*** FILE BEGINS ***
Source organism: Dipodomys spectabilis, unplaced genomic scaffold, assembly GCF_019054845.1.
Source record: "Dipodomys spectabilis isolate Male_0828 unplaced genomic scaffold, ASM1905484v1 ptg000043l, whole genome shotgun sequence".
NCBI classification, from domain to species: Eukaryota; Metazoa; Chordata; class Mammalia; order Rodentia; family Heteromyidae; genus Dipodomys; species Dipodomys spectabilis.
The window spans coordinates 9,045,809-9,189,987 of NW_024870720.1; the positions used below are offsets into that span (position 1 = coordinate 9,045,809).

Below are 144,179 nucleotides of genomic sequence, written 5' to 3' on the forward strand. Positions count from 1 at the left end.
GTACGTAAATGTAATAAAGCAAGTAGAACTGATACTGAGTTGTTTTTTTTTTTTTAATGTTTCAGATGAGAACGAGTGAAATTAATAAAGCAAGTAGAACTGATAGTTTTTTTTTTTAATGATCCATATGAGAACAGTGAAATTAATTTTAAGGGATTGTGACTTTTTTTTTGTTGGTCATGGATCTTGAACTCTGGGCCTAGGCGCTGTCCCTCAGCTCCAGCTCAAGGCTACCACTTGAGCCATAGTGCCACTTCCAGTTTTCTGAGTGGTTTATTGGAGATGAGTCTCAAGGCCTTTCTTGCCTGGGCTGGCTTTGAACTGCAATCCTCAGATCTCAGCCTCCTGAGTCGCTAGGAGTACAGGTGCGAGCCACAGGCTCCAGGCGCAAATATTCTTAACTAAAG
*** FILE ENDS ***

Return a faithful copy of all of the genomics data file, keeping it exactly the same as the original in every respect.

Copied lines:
Source organism: Dipodomys spectabilis, unplaced genomic scaffold, assembly GCF_019054845.1.
Source record: "Dipodomys spectabilis isolate Male_0828 unplaced genomic scaffold, ASM1905484v1 ptg000043l, whole genome shotgun sequence".
NCBI classification, from domain to species: Eukaryota; Metazoa; Chordata; class Mammalia; order Rodentia; family Heteromyidae; genus Dipodomys; species Dipodomys spectabilis.
The window spans coordinates 9,045,809-9,189,987 of NW_024870720.1; the positions used below are offsets into that span (position 1 = coordinate 9,045,809).

Below are 144,179 nucleotides of genomic sequence, written 5' to 3' on the forward strand. Positions count from 1 at the left end.
GTACGTAAATGTAATAAAGCAAGTAGAACTGATACTGAGTTGTTTTTTTTTTTTTAATGTTTCAGATGAGAACGAGTGAAATTAATAAAGCAAGTAGAACTGATAGTTTTTTTTTTTAATGATCCATATGAGAACAGTGAAATTAATTTTAAGGGATTGTGACTTTTTTTTTGTTGGTCATGGATCTTGAACTCTGGGCCTAGGCGCTGTCCCTCAGCTCCAGCTCAAGGCTACCACTTGAGCCATAGTGCCACTTCCAGTTTTCTGAGTGGTTTATTGGAGATGAGTCTCAAGGCCTTTCTTGCCTGGGCTGGCTTTGAACTGCAATCCTCAGATCTCAGCCTCCTGAGTCGCTAGGAGTACAGGTGCGAGCCACAGGCTCCAGGCGCAAATATTCTTAACTAAAG